Before buying a cane, ask the retailer about the length of the cane and the possibility of its adjustment, as well as how the sections are joined together.

When folded, telescopic white canes consisting of only 2 or 3 sections have a considerable length, which makes them rather bulky. If a telescopic cane has 5 to 7 sections, it is quite compact, yet the last section – the closest to the tip – becomes very thin and, thus, more susceptible to damage.

Combined collapsible canes

A few sections of these canes are telescopic, and the rest get folded with the help of a rubber cord.

White canes for partially sighted people

There is a special type of tactile white cane designed for partially sighted people. They have the same configurations as the white canes for the blind, but have almost no tip (usually it is a “pencil” or a very small ball) and are much thinner. These canes are very thin and light, and they are compact when folded. They are not suitable for the totally blind, the visually impaired with residual vision and for people with the loss of their lower visual field, as these canes are not designed for high endurance and intensive probing of the space in front of the feet. They are called 'signal canes' and are meant to indicate to others that the person is visually impaired, for example, to drivers when a visually impaired person is crossing the road. During movement, a partially sighted person can use their cane to check the depth of a hole in the surface, the height of a kerb and so on.

The shaft of a white cane of any configuration must be painted white and can be covered with a light-reflective film. The lowest section is often coloured in red to make the white cane more conspicuous for surrounding people. You should always carry a spare white cane on any route.


The next question is which tip to choose. Only the person themselves can answer this question after getting familiar with the available options. To make the right choice, you need to understand why there are so many different types of tips and what are the advantages of each shape.

First of all, the tips differ in their shape and type of attachment. When buying, it is important to take into consideration the way the tip attaches to the cane (whether it is a slip-on, threaded or hook-style tip) to make sure that it is compatible with your cane.

Another important aspect to bear in mind: there are rolling and non-rolling versions of the same shape of a tip (excluding the “pencil” type) for imported canes. If you have a choice, I recommend choosing a rolling type, regardless of the shape, especially if you are buying it for a child. It is much more convenient in use.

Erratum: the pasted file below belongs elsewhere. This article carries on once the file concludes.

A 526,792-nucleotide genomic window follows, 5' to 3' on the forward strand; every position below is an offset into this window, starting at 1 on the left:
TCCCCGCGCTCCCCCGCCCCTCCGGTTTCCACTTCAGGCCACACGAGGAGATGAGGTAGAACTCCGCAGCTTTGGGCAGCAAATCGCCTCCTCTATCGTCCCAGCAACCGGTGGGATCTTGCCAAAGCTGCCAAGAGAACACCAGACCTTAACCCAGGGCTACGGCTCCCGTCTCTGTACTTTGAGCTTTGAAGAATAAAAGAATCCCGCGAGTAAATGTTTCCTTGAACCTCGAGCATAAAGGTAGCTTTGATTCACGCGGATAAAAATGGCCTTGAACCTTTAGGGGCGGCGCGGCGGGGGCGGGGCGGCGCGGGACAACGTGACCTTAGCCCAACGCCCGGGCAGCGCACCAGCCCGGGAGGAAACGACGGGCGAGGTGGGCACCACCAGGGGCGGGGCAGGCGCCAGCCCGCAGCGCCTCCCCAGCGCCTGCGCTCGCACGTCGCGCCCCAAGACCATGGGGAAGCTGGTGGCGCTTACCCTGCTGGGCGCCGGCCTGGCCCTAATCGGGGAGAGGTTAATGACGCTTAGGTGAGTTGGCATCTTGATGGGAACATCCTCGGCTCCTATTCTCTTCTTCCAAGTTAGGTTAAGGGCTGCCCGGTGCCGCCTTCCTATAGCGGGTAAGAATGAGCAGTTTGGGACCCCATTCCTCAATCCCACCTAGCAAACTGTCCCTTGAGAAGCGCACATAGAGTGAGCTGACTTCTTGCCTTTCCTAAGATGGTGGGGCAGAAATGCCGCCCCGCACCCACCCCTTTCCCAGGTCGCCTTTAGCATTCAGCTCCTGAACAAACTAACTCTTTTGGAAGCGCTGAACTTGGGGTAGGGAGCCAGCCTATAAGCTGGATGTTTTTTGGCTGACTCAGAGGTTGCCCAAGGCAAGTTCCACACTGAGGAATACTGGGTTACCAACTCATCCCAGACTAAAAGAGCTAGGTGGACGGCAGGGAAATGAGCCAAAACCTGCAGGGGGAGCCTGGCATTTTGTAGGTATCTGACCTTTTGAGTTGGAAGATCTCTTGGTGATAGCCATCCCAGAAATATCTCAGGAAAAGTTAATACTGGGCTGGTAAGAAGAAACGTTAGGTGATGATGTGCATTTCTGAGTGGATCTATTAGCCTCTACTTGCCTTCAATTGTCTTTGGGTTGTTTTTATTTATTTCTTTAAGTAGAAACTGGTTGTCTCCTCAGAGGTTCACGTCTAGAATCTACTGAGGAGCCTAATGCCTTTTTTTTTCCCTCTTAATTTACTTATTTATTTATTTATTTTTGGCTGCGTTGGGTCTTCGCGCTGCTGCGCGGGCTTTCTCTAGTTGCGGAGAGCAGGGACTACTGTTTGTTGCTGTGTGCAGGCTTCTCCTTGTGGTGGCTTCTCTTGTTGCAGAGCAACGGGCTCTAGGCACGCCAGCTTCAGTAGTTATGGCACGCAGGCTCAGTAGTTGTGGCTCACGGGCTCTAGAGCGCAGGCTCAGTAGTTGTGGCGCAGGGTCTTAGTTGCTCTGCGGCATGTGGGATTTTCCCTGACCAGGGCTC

Let’s consider the most common shapes of tips: “Pencil”, “Marshmallow”, “Ball”, “Hemisphere” and “Jumbo”.

Marshmallow tip

Audio description: This is a colour photocollage. Against a grey background, there are two white marshmallow tips with a plastic hook-style attachment. The left tip is of the rolling variety, which is indicated by an arrow and a white broken line drawn around the tip.

The tip on the left consists of two parts: the upper part with an attachment and the movable element. The tip on the right is solid and non-rolling.

This is the most common type of tip. It is convenient for both indoor and outdoor use. It is big enough in diameter not to get stuck in all sorts of cracks, but is fairly lightweight. It is suitable for any time of the year and any weather conditions. It wears out slowly, especially the rolling variety, therefore, this type of tip will last a long time. It is also important that it is quite sensitive.

This is a universal tip. If you are not sure which type to choose, go for the rolling marshmallow tip – you will not be disappointed.

Ball tip

Audio description: This is a colour photocollage. Against a grey background with a white horizontal line in the middle, there is a spherical rolling white tip with a plastic hook-style attachment. The tip is slightly inclined to the right.

This type of tip is also very popular amongst users. It is considered to be a winter tip since it has a big diameter (about 7cm), which prevents it from getting stuck in snow, wet ground and so on. Due to the same reason, it easily rolls over all cracks in the asphalt. This would be especially useful for people living away from well-maintained roads, for example, in privately owned houses in the country.

However, the ball tip has its drawbacks. It is heavy. To be more exact, it is heavier than other types of tips. So it is recommended that pre- and primary-school children should use lighter tips. Another drawback is that this tip is less sensitive than other tips of a smaller diameter. Thus, if you have to examine the differences in textures on your route, it might not be easy using a ball tip.

In the case of decreased tactile sensitivity, you should go for this tip only if its advantages are more important to you than this disadvantage.

Hemispherical tip

Audio description: This is a colour photocollage. Against a grey background with a white horizontal line in the middle, there is a small round photo of a white hemispherical tip with a metal hook. The tip is inclined to the right. Two white broken parallel lines, pointing diagonally from the edge of the round photo up to the right, depict the cane’s outline.

This type of tip can have different diameters (from 2.5 to 5cm) and slightly vary in configuration. If you choose a hemispherical tip of a big diameter, it will have all the advantages of a ball tip, but with less weight. If the diameter is smaller, the tip will be as comfortable to use as a marshmallow tip. At any rate, this is a good option.